Yes, you read that right — Toy Story Playland, being officially announced by Euro Disney SCA! So now we can be wholly sure this isn’t the “most committed disinformation campaign ever”. But, as attraction announcements go, it’s a whispered admittance indeed, being detailed later only under the New Generation Festival heading of “update on recent and coming events”:

New Generation Festival

In April 2010, Disneyland® Paris will launch the New Generation Festival, a celebration welcoming the most recent Disney characters into the Parks. Remy from Ratatouille, Princess Tiana from the upcoming Disney animated feature The Princess and the Frog and many more characters arrive at Disneyland Paris. These new characters will be showcased in the Once Upon a Dream Parade, Disney’s Stars ‘n’ Cars and on the Disney all stars express.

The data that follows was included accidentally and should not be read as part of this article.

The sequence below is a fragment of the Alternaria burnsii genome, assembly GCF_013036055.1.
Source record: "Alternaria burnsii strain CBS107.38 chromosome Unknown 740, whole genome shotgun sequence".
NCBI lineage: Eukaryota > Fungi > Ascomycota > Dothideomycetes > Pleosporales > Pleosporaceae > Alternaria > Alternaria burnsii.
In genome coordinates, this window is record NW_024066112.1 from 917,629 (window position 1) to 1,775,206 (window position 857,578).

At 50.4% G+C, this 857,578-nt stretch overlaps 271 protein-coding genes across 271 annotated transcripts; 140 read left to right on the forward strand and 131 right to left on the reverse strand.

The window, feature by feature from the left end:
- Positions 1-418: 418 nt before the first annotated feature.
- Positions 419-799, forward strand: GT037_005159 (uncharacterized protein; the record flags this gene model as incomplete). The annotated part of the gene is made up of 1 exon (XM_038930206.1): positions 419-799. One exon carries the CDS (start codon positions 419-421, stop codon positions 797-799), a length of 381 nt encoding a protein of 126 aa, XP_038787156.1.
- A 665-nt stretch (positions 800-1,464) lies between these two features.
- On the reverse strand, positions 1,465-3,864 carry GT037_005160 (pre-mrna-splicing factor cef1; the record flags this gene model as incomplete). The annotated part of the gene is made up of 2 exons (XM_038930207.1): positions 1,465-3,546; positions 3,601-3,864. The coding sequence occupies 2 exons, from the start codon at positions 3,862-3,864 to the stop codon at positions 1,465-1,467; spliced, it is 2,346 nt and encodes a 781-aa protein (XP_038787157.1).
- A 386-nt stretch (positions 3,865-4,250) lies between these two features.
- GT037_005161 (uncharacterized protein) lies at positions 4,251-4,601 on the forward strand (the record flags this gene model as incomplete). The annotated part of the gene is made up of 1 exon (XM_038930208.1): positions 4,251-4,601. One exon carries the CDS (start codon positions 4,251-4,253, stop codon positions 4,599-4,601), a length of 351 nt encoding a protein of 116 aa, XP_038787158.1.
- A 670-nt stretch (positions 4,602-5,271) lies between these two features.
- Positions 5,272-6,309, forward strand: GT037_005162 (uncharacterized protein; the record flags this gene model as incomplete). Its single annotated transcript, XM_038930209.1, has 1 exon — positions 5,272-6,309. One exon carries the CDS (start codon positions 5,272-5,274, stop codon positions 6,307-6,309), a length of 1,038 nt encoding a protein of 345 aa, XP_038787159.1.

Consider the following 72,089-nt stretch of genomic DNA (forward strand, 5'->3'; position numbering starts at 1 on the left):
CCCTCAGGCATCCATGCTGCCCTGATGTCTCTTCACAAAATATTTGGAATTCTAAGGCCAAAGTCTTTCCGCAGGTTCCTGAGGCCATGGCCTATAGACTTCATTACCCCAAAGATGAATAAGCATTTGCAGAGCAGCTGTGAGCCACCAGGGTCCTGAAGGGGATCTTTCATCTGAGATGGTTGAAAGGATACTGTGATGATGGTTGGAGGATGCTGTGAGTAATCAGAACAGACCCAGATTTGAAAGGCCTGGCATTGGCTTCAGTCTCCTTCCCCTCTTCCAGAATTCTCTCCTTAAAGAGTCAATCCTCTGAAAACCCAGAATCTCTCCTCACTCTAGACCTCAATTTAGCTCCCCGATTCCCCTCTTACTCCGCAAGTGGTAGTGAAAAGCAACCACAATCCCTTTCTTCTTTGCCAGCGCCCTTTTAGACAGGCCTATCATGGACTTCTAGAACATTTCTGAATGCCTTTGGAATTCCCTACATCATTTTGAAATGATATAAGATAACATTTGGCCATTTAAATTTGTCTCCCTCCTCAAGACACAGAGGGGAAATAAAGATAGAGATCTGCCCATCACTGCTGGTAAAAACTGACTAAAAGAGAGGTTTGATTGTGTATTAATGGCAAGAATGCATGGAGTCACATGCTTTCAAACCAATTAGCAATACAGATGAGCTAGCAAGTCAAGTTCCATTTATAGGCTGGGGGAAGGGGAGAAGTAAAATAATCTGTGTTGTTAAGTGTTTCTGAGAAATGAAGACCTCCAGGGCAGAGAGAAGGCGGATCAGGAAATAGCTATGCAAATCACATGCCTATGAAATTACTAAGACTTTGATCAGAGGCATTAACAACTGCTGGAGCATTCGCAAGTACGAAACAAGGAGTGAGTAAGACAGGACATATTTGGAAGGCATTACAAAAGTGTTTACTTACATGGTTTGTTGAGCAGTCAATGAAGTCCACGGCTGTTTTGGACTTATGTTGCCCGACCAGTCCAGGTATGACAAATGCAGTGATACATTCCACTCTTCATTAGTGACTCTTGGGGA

During the celebration in summer 2010, the Walt Disney Studios® Park will welcome three new family attractions in Toy Story Playland, inspired by the animated Disney-Pixar feature Toy Story. With oversized decor, guests will have the impression that they’ve been reduced to the size of Andy’s toys as they come to life in Toy Soldiers Parachute Drop, Slinky Dog Zig Zag Spin and RC Racer.

Any other Disney resort would have accompanied this release with concept art or splashy press releases filled with quotes from Imagineers about how this land will redefine the universe. Perhaps we should be glad Euro Disney SCA take such a solemn attitude to new attractions? At least CEO Philippe Gas is excited, and pleased about the group’s performance in the challenging times, as he commented: